Let’s Can the Public Plan

President Barack Obama wants to sign a health “reform” bill by October. Democratic congressional leaders are doing their part to satisfy the president, promoting bills that threaten to government’s role, at the expense of patients and doctors.

Apparently, though, they didn’t consult the American public.

It’s not that ordinary Americans aren’t looking for reform. They simply don’t want what the Democrats have effectively proposed – a government take-over of their health care.

Just look at the results of a recent survey from prominent pollster Frank Luntz. Half of Americans are put off by “healthcare rationing.” A third is not in favor of “one-size-fits-all health care.” But under the Democratic plan, rationing and one-size-fits all coverage are exactly what the American people are going to get.

Take, for instance, the Democrats’ plan to expand Medicaid, the joint federal-state health program for the poor, to any American making up to 150 percent of the federal poverty line.

This is an incredibly inefficient way to expand coverage. Medicaid costs are already ballooning out of control. The Department of Health and Human Services estimates that the program’s expenditures will increase by about 8 percent every year until 2017 – well above the expected rate of inflation. In the four decades since its creation, Medicaid’s share of the national health budget has fattened from 5 percent to nearly 20 percent. Expanding Medicaid would push the program even closer to insolvency.

Worse, Medicaid is already a prime reason for the increasing cost of private insurance. Because Medicaid routinely underpays doctors and hospitals – by about 43 percent and 33 percent, respectively – prices for everyone else have gone up. Such cost-shifting inflates private premiums by an estimated 15 percent.

Medicare shifts costs, too – not only to private payers but to our children, as well. Despite this, the Washington politicians seek to create a so-called “public insurance plan” (actually a swamp of new, bloated government agencies) to “compete” directly with private insurers. Proponents of the idea claim that a “public option” would keep private insurers honest by forcing them to cut down on administrative waste and reduce premiums.

In truth, though, the new plan would eventually crowd out all choice of health insurance.

A government-run insurance program would immediately go to the front of the line for perpetual taxpayer bailouts – a luxury that private insurers (which pay higher taxes than most other businesses, because of state insurance laws) don’t have. As more Americans who prefer private coverage suffer the increasing taxes required to feed the beast, many will have to give up the unequal struggle, and fall into its maw.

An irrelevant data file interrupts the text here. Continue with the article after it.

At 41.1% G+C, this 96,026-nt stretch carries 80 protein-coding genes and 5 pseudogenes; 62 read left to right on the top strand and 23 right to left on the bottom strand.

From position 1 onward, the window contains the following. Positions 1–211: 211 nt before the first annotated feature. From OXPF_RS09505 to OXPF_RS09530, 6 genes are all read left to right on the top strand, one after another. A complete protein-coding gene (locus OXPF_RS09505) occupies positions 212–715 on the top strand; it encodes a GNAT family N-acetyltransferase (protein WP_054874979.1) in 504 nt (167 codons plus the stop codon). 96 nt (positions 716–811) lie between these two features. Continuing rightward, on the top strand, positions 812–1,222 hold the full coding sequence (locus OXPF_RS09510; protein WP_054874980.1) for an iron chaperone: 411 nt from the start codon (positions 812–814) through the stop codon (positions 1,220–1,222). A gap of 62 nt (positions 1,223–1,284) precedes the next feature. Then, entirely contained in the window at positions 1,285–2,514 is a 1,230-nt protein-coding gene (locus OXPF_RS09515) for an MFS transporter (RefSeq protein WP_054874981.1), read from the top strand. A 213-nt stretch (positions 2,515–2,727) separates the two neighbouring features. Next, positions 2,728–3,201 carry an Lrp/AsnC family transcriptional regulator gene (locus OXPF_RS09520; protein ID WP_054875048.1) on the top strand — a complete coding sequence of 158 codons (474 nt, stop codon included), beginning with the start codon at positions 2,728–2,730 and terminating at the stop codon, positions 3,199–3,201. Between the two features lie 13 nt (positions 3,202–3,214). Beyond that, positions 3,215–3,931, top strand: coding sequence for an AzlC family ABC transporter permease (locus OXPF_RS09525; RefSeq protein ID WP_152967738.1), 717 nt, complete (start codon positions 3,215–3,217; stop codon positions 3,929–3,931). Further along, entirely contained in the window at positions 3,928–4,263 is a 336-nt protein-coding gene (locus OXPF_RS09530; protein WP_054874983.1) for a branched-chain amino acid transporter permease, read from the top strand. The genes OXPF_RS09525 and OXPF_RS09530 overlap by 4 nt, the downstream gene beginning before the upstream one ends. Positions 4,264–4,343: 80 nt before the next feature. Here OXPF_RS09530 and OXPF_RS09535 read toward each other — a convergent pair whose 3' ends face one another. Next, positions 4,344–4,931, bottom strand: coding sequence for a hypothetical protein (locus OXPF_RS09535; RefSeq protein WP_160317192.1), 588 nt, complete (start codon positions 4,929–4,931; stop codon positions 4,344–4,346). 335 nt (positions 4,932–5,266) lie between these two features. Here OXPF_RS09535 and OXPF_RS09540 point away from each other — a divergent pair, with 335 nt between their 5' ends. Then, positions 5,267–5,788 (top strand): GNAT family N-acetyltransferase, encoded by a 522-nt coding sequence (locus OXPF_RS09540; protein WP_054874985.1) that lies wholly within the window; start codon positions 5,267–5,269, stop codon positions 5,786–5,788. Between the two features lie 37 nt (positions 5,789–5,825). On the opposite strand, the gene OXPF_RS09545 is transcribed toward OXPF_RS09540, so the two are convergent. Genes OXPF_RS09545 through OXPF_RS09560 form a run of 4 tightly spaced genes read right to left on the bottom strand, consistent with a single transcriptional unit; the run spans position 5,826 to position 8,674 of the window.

According to the Lewin Group, an economic consulting firm, a government-run insurance program would motivate two-thirds of Americans to drop the private coverage they already have. That certainly won’t help reduce the number of uninsured.

A third plank in the Democratic plan is the implementation an employer mandate, under which employers would be forced to either buy insurance for their workers or pay a tax.

Given the state of the economy, it’s astounding that lawmakers would even consider such a move, saddling businesses with a job-killing tax at a time when many are struggling to stay afloat. Obama opposed the idea during the presidential campaign for just this reason.

Instead of spending and regulating with impunity, legislators should grant Americans greater control over their healthcare dollars. One way of doing so? Allow Americans to buy insurance policies across state lines. After all, there’s no reason a 26-year old man in New York should have to pay four times as much as a 26-year old man in Indiana for a similar policy.

Lawmakers should also permit all workers to purchase insurance tax free, just like businesses do. Americans lack choice in health benefits because the government forces us to get health “benefits” dictated by our companies’ HR departments. Level the tax treatment would solve this problem.

Personalized health care, lower prices, and increased consumer choice — that’s what the American people really want.

John R. Graham is Director of Health Care Studies at the Pacific Research Institute.

Nothing contained in this blog is to be construed as necessarily reflecting the views of the Pacific Research Institute or as an attempt to thwart or aid the passage of any legislation.

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